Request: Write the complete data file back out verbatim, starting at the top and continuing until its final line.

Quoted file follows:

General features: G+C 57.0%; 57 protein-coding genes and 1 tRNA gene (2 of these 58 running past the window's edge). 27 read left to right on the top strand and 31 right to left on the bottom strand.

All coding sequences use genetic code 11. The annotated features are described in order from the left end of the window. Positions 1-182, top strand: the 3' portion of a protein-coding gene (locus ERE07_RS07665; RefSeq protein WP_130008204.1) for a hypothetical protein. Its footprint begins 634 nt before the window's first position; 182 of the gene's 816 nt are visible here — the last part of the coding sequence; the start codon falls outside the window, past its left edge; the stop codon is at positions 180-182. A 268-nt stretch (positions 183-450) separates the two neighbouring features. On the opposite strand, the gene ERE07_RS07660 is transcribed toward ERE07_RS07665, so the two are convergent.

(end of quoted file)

General features: G+C 57.0%; 57 protein-coding genes and 1 tRNA gene (2 of these 58 running past the window's edge). 27 read left to right on the top strand and 31 right to left on the bottom strand.

All coding sequences use genetic code 11. The annotated features are described in order from the left end of the window. Positions 1-182, top strand: the 3' portion of a protein-coding gene (locus ERE07_RS07665; RefSeq protein WP_130008204.1) for a hypothetical protein. Its footprint begins 634 nt before the window's first position; 182 of the gene's 816 nt are visible here — the last part of the coding sequence; the start codon falls outside the window, past its left edge; the stop codon is at positions 180-182. A 268-nt stretch (positions 183-450) separates the two neighbouring features. On the opposite strand, the gene ERE07_RS07660 is transcribed toward ERE07_RS07665, so the two are convergent.